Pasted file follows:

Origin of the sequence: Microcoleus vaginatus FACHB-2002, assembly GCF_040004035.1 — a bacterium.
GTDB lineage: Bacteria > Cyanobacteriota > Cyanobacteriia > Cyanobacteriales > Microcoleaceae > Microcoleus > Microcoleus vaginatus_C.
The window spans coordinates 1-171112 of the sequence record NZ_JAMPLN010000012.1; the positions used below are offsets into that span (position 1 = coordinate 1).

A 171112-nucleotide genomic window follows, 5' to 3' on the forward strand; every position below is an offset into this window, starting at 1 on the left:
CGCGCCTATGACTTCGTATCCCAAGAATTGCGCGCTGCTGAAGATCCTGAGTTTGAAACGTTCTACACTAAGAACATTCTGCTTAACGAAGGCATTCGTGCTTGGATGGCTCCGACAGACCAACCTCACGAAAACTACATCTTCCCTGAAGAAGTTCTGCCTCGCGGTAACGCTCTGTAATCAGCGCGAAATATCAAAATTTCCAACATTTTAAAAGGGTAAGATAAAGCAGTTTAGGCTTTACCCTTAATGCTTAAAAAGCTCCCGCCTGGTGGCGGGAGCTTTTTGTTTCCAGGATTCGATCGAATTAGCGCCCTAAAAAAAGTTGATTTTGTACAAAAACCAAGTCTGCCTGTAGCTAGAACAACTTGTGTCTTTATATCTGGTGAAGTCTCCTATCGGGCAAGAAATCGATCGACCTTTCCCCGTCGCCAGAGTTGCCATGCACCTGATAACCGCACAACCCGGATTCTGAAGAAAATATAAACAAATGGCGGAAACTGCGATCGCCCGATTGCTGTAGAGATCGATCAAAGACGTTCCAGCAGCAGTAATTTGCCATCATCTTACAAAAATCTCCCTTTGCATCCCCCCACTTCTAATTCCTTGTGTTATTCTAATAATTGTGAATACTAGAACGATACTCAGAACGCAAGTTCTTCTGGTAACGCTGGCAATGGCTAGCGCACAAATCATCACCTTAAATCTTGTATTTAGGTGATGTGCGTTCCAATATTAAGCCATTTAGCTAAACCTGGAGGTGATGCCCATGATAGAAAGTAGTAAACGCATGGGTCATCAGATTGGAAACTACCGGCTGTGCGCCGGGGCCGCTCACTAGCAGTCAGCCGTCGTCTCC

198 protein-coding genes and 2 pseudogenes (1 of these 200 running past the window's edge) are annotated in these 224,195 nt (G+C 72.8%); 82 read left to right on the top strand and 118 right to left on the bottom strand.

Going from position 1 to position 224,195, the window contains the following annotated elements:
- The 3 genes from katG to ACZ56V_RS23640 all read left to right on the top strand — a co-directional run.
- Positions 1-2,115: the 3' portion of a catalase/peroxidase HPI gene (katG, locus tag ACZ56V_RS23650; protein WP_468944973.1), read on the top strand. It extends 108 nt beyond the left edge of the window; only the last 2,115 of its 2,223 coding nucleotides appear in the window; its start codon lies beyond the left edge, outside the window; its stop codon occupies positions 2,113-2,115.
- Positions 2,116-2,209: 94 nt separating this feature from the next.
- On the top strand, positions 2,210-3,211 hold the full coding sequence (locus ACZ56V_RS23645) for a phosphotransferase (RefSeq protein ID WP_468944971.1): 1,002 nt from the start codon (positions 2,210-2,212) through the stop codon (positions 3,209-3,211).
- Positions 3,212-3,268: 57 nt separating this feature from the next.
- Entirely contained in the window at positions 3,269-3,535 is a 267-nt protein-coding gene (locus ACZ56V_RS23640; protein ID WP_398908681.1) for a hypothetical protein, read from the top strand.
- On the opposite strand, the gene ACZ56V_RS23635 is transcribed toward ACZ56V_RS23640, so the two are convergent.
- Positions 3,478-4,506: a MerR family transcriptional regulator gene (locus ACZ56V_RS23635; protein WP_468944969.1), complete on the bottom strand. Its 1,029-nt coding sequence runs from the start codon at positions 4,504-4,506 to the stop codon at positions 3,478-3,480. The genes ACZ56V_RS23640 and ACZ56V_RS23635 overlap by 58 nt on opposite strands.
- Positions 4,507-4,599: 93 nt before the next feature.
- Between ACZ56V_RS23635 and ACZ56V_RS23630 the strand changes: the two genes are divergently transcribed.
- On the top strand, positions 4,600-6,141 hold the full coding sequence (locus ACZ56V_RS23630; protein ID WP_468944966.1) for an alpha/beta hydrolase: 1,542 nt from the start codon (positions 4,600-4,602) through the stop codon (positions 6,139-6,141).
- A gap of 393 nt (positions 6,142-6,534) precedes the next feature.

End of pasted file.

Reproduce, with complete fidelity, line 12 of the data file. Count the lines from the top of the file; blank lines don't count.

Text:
- Positions 3,212-3,268: 57 nt separating this feature from the next.